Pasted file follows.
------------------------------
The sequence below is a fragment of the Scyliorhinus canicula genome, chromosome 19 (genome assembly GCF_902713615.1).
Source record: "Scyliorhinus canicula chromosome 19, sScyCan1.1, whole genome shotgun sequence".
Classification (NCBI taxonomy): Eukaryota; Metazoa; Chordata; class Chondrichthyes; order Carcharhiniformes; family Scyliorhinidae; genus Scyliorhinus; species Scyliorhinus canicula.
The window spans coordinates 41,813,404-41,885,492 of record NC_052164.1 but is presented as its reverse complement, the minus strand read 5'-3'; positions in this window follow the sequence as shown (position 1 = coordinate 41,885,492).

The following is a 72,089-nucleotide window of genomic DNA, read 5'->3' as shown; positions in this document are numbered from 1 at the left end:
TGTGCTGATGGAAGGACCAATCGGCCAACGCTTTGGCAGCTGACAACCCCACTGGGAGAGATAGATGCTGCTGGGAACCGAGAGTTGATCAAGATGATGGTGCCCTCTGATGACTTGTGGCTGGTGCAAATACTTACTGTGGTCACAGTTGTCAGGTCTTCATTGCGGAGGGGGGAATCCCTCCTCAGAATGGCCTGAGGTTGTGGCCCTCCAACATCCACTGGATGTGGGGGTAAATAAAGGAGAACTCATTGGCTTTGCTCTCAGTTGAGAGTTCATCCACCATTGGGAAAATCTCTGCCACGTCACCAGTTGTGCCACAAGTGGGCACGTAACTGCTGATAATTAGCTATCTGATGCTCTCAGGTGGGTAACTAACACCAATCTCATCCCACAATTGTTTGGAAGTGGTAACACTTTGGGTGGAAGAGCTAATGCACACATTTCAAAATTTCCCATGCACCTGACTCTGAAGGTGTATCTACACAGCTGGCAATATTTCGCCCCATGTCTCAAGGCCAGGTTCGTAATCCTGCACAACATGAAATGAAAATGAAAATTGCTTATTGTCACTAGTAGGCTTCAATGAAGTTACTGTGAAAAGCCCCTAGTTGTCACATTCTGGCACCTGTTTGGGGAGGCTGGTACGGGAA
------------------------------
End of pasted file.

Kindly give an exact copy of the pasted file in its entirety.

The sequence below is a fragment of the Scyliorhinus canicula genome, chromosome 19 (genome assembly GCF_902713615.1).
Source record: "Scyliorhinus canicula chromosome 19, sScyCan1.1, whole genome shotgun sequence".
Classification (NCBI taxonomy): Eukaryota; Metazoa; Chordata; class Chondrichthyes; order Carcharhiniformes; family Scyliorhinidae; genus Scyliorhinus; species Scyliorhinus canicula.
The window spans coordinates 41,813,404-41,885,492 of record NC_052164.1 but is presented as its reverse complement, the minus strand read 5'-3'; positions in this window follow the sequence as shown (position 1 = coordinate 41,885,492).

The following is a 72,089-nucleotide window of genomic DNA, read 5'->3' as shown; positions in this document are numbered from 1 at the left end:
TGTGCTGATGGAAGGACCAATCGGCCAACGCTTTGGCAGCTGACAACCCCACTGGGAGAGATAGATGCTGCTGGGAACCGAGAGTTGATCAAGATGATGGTGCCCTCTGATGACTTGTGGCTGGTGCAAATACTTACTGTGGTCACAGTTGTCAGGTCTTCATTGCGGAGGGGGGAATCCCTCCTCAGAATGGCCTGAGGTTGTGGCCCTCCAACATCCACTGGATGTGGGGGTAAATAAAGGAGAACTCATTGGCTTTGCTCTCAGTTGAGAGTTCATCCACCATTGGGAAAATCTCTGCCACGTCACCAGTTGTGCCACAAGTGGGCACGTAACTGCTGATAATTAGCTATCTGATGCTCTCAGGTGGGTAACTAACACCAATCTCATCCCACAATTGTTTGGAAGTGGTAACACTTTGGGTGGAAGAGCTAATGCACACATTTCAAAATTTCCCATGCACCTGACTCTGAAGGTGTATCTACACAGCTGGCAATATTTCGCCCCATGTCTCAAGGCCAGGTTCGTAATCCTGCACAACATGAAATGAAAATGAAAATTGCTTATTGTCACTAGTAGGCTTCAATGAAGTTACTGTGAAAAGCCCCTAGTTGTCACATTCTGGCACCTGTTTGGGGAGGCTGGTACGGGAA